Nobel Laureate on Solving the ‘Nastiest, Hardest’ Problem in Retirement

A few decades ago, Nobel Prize-winning economist William Sharpe—creator of the Capital Asset Pricing Model (CAPM) and the return metric called the Sharpe ratio—turned his attention to the risk Americans face of potentially running out of money in retirement. This according to a recent article in Barron’s.

Sharpe created a computer program that covered 100,000 retirement-income scenarios based on different combinations of life spans and investment returns for a retired couple—which is available in a free eBook titled Retirement Income Scenario Matrices. He told Barron’s that the most difficult problem is knowing how to establish a balance between having enough income to meet your current needs and having enough to last through your lifetime.

Sharpe shared insights on how retirees can better manage this risk:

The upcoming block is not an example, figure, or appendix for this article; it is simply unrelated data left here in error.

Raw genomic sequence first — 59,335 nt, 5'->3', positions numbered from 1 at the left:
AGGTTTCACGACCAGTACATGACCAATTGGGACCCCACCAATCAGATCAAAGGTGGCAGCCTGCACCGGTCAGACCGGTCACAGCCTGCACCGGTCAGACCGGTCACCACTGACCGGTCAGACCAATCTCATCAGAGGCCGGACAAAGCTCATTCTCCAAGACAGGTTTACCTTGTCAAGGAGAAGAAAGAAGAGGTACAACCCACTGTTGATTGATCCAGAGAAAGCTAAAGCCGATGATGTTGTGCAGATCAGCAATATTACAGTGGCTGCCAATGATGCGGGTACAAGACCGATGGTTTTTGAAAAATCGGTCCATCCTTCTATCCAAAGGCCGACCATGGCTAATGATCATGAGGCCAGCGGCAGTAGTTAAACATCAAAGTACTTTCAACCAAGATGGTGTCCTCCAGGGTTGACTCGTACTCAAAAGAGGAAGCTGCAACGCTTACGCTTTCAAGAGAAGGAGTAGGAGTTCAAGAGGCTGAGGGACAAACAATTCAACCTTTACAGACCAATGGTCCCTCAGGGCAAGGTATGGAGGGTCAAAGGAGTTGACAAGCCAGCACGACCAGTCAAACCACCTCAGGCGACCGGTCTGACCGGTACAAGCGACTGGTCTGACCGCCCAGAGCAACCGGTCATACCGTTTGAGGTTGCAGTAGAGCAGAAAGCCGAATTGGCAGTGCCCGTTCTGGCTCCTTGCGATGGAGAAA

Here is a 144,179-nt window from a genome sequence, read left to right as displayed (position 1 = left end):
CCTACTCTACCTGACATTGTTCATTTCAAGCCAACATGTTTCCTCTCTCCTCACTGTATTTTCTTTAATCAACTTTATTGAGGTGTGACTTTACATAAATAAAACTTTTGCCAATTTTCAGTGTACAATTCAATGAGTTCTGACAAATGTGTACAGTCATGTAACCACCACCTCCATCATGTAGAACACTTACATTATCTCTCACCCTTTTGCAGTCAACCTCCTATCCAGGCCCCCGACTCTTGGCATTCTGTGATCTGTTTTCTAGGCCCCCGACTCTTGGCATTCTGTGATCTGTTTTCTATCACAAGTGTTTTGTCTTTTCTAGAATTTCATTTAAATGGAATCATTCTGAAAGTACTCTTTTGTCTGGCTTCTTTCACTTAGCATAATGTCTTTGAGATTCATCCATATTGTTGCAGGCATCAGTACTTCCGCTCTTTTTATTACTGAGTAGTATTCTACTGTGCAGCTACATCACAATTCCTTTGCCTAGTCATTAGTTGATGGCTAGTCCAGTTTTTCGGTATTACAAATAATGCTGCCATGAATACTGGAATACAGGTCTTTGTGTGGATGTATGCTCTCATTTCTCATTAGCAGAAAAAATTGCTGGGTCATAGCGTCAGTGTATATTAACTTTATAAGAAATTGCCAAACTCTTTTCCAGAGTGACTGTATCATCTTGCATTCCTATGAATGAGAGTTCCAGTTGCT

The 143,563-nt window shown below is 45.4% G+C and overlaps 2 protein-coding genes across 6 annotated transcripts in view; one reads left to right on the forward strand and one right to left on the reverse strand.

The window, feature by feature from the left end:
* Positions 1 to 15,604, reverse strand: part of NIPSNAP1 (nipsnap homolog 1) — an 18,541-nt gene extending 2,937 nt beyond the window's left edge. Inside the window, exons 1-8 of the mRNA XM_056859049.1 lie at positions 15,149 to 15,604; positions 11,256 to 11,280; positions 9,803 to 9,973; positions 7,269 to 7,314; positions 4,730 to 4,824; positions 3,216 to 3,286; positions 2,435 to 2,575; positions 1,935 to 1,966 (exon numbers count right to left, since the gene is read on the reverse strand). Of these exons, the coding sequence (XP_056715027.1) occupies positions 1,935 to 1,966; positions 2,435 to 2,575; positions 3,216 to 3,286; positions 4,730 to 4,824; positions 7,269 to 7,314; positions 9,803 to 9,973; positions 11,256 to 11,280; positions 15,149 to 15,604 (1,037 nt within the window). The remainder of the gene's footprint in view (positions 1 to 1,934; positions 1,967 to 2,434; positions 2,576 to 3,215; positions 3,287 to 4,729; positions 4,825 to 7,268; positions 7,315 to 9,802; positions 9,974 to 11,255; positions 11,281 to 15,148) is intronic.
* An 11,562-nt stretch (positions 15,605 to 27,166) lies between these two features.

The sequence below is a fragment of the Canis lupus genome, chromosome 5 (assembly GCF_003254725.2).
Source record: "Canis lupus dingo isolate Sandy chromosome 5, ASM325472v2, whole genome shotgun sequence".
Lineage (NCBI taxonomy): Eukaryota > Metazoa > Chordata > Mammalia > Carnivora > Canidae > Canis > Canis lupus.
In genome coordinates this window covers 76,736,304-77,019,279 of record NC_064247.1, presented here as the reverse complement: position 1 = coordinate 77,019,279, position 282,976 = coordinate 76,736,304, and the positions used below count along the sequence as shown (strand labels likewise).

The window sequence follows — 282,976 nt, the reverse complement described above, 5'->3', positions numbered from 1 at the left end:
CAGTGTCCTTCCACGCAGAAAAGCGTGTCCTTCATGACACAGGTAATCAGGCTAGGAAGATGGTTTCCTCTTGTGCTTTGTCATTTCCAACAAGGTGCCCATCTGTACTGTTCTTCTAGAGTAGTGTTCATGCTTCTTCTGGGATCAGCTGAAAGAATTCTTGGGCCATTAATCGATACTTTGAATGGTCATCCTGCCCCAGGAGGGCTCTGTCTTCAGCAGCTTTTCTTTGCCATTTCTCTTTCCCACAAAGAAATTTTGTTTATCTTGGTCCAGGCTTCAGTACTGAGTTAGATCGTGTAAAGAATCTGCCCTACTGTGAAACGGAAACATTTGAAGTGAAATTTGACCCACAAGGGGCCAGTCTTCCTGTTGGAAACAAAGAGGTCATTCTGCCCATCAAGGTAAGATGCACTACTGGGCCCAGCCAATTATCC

Uncertainty: Sharpe says that if you invest your money in anything except an annuity with cost-of-living adjustments, “you’re going to be subject to two kinds of uncertainty—investment uncertainty and mortality uncertainty.”

Financial advisor: According to Sharpe, it’s wise for retirees to consult with a financial advisor upon retirement. He adds, “I don’t necessarily advocate paying 1% of your asset to an advisor indefinitely.”

Social Security, says Sharpe, is a “big issue. The problem is that over the years, we’ve raised benefits without raising contributions accordingly.

Annuities: On the criticism surrounding the product, Sharpe argues, “The insurance and investment industries are beginning to come together and provide products where you can take some investment risk and also pool longevity risk. Of course, that’s what produces a plethora of complicated products.” For the “do-it-yourself” retiree, Sharpe suggests going online to learn about annuities and understand what options are available.